It was as though Connor McDavid was personally offended by the fact that the team from his hometown made him look average last time out. And it was trouble.
Highlighted by if not the greatest then the most ingenious goal that he’s scored since breaking into the NHL, and the first he’s scored at this level in his hometown, McDavid led the spirited Edmonton Oilers to a statement 6-4 victory over the Toronto Maple Leafs on Monday night.
McDavid finished with four points, and had a significant hand in cutting Frederik Andersen’s night short. The Toronto netminder allowed three goals on 19 shots in almost 22 minutes before Sheldon Keefe made the questionable decision to pull him from the game.
Auston Matthews scored his team-leading 29th of the season while Kasperi Kapanen added two assists.
Suffering a regulation loss for the first time in 10 games, Toronto will aim to get back on track Wednesday with the Winnipeg Jets in town for their rematch.
Until then, four points:
In an effort to avoid burying the lede, here’s McDavid’s latest epic:
Connor McDavid. Absolutely ridiculous. pic.twitter.com/edUhMmFcmE— Brady Trettenero (@BradyTrett) January 7, 2020
While McDavid made sure to savour the goal with a finger in the air during his on-ice celebration, he was in no mood to gloat over the moment or rub salt in the very raw wounds belonging to Morgan Rielly.
Asked about the cognition behind the artistry, McDavid responded by saying that he wasn’t going to spill any secrets. Then he tried to sell a story about Ryan Nugent-Hopkins’ role in the rush, explaining that he was checking over his shoulder to explore the (apparently) very real option of passing the puck instead of dipping Rielly with the brilliant inside-out move.
You buying that? I’m not.
Frederik Andersen slammed his helmet on the bench. He was short and sharp with the media. He seemed furious to have been removed from the game less than two minutes into the middle frame after McDavid and Leon Draisaitl twice dissected the Maple Leafs defence with their brilliant passing.
With everything being rosy to this point, pulling Andersen was in some ways the first real contentious decision that Sheldon Keefe has made. The coach effectively denied the team’s All-Star netminder of the opportunity to dig in and make a difference in his first start in four nights after being rested in favour of Michael Hutchinson.
Keefe had five seconds, he said, to weigh the pros and cons associated with removing Andersen in that moment, in the end deciding that he needed to send a message to the players responsible for failing their goaltender with shoddy defensive structure.
“I'm not going to let Freddie play behind that,” Keefe said. “That's not fair to him. To that point I felt like he already had almost a full game worth of work. We made the change, sometimes you make those changes and it gets your team's attention.”
Toronto scored on the very next shift, but that was the extent of the lift and benefit from removing Andersen from the game. Hutchinson wound up conceding three himself, leaving many to wonder if the cons maybe were more significant after all.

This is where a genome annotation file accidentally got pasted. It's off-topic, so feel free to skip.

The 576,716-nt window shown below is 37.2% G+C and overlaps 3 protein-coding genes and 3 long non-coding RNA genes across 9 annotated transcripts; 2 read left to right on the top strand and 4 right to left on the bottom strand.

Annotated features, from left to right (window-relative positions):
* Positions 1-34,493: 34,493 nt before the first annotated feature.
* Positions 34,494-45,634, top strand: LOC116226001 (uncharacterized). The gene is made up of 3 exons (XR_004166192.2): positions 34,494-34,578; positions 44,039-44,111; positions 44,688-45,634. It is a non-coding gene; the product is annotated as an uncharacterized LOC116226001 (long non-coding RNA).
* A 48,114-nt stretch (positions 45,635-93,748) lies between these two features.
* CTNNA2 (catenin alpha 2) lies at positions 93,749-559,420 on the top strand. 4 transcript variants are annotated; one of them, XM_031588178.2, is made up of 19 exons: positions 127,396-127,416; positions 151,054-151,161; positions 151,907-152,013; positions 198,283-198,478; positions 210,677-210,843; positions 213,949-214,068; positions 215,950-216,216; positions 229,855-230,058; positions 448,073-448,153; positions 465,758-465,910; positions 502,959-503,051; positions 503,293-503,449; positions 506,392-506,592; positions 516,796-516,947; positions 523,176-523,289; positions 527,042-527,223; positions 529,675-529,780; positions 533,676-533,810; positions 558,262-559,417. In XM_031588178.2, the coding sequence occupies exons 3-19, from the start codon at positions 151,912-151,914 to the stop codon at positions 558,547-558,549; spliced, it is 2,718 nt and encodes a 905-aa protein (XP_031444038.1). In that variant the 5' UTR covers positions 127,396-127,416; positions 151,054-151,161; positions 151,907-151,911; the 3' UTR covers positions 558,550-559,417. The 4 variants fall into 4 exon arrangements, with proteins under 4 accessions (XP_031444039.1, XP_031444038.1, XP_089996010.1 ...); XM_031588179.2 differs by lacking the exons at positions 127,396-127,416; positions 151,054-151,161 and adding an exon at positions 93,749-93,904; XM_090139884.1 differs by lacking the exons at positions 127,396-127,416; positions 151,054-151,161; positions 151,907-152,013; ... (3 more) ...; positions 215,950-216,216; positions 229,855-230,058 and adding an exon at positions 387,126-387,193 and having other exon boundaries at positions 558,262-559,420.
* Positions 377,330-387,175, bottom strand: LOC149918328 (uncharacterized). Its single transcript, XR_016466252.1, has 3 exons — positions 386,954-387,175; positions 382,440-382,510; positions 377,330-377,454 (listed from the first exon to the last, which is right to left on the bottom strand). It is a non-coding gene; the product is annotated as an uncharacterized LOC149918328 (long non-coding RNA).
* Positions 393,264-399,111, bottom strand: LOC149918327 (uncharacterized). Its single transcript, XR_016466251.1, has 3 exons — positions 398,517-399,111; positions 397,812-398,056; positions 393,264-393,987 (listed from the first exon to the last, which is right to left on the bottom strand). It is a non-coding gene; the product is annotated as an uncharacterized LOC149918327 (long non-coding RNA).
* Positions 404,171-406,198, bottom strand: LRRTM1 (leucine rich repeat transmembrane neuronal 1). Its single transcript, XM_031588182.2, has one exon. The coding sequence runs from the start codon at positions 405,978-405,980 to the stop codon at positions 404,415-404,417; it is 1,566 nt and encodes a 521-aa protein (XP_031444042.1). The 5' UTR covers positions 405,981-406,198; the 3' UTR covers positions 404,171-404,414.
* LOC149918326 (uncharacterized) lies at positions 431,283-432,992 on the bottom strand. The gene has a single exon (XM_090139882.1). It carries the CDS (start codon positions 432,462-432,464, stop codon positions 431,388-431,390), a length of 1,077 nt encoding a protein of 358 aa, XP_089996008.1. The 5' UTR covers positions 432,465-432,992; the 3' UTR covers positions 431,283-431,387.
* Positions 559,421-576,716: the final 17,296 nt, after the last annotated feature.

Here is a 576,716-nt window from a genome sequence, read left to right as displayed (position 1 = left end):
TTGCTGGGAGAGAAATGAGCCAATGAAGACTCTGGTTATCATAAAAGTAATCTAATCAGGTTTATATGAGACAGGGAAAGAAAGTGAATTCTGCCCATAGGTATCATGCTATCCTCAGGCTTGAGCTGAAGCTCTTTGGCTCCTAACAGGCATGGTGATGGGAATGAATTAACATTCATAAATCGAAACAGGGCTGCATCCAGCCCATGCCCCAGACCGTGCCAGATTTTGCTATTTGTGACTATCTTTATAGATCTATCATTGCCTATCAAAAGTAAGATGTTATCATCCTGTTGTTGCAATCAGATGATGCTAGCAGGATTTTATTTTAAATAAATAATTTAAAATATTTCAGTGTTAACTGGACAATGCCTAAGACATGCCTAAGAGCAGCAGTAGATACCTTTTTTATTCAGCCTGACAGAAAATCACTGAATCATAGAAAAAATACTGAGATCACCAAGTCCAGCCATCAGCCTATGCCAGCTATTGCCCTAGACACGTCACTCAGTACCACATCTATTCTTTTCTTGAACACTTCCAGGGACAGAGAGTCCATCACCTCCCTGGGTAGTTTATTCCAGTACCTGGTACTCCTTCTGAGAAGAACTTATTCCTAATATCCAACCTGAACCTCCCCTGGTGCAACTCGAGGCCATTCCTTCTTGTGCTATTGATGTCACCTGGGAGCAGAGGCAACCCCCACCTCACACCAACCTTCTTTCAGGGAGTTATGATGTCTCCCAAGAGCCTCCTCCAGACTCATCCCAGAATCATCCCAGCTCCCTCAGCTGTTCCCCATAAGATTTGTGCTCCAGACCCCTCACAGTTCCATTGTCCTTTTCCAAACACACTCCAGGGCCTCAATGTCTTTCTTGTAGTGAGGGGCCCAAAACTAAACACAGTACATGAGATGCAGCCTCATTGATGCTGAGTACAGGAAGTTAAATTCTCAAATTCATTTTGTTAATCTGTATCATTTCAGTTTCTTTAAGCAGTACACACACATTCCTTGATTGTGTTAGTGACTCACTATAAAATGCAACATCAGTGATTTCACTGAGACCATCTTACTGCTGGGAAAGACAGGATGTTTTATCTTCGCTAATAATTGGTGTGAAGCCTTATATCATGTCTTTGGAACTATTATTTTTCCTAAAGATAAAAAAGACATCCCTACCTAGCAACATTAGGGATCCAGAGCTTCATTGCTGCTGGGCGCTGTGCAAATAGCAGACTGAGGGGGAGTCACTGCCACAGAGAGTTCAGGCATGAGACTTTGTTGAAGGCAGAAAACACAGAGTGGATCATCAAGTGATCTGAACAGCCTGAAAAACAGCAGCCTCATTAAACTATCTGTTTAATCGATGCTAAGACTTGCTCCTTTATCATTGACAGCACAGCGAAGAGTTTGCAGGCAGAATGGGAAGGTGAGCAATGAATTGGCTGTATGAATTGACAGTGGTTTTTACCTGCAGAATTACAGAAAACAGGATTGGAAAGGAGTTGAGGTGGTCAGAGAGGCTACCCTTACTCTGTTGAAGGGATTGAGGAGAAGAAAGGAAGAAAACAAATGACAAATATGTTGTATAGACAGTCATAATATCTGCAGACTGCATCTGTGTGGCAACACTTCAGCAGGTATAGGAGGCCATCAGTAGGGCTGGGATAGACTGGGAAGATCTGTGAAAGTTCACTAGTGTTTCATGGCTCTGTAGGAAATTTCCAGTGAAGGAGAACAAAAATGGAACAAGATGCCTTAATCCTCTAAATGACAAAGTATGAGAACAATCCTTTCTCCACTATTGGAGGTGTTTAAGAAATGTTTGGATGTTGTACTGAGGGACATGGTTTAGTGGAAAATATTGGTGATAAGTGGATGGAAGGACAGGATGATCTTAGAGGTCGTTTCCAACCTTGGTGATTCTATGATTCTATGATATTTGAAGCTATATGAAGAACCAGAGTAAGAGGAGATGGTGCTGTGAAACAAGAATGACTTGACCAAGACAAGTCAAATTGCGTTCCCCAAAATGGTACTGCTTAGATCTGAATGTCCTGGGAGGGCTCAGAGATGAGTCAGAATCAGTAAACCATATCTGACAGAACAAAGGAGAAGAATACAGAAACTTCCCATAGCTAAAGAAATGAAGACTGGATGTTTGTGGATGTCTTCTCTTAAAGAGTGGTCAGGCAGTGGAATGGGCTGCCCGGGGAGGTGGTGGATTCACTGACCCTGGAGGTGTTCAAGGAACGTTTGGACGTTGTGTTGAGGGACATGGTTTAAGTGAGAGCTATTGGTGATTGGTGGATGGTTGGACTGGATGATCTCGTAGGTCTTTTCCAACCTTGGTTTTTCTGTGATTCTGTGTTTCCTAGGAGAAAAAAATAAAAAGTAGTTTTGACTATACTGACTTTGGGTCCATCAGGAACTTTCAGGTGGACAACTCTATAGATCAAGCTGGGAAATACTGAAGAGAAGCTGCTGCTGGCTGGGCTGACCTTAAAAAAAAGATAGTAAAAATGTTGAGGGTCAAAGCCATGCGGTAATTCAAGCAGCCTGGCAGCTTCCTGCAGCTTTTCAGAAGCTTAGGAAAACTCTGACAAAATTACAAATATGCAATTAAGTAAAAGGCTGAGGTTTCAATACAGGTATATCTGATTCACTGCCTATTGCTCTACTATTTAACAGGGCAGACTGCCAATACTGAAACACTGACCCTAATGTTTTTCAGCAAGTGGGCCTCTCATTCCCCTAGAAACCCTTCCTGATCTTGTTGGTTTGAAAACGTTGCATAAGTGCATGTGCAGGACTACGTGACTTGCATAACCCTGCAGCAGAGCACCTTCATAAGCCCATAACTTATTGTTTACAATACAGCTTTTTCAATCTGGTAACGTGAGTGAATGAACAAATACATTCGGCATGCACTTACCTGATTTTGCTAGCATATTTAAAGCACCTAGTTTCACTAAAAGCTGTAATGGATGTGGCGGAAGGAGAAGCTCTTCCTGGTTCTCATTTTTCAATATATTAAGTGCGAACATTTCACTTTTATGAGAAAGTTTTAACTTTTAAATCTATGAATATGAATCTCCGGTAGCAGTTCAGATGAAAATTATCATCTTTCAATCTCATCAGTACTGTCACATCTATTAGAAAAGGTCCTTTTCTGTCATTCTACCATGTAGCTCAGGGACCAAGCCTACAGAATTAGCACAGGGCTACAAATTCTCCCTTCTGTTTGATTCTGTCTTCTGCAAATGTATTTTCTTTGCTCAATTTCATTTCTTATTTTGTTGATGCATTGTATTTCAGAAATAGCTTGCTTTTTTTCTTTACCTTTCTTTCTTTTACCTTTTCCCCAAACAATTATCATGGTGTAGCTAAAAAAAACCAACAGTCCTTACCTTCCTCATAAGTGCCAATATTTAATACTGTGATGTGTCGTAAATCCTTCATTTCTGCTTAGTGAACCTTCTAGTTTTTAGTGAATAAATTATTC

While we have seen the hyper-mobility and activation of the Leafs defensive corps result in a dangerous amount of odd-man rushes given up, it hurt them in a different way versus the Oilers.
In the first period after a little over 30 seconds were spent defending an offensive-zone possession from Edmonton’s top line, Justin Holl collected the puck, skated it through centre, and followed the play below the opposition’s goal line. Fully committed to the attack despite logging what should have been a full shift already, a turnover resulted in McDavid countering the Maple Leafs in transition. This forced Holl to sprint back to the defensive zone to join Morgan Rielly, who had hopped on the ice to replace his normal partner, Martin Marincin.
Fully taxed at this point, Holl failed with his chance to clear upon arrival in the zone, and the Oilers controlled the puck for another 40 seconds before Oscar Klefbom opened the scoring from the point.
All told and completely caught out, Holl skated two full lengths of the ice and chased the puck and tracked defensively for over a minute before Klefbom mercifully put an end to his shift.
It was no more than a month ago that we first saw the makings of the Leafs’ preferred five-man shutdown unit under Keefe.
While Jake Muzzin was a pillar within that defensive structure, Holl and John Tavares were equally as important as the Leafs frustrated the Oilers, and left Edmonton with a 4-1 victory.
It was a different story tonight.
McDavid torched the preferred centre-ice and defensive matchups in the victory, collecting his four points and posting damning underlying data. McDavid finished with a 24-4 on-ice shot attempt share in almost 10 minutes in direct competition with Holl, and owned 80 percent of the possession versus Tavares.
That’s after being limited to one shot and 38 percent possession in that game last month.
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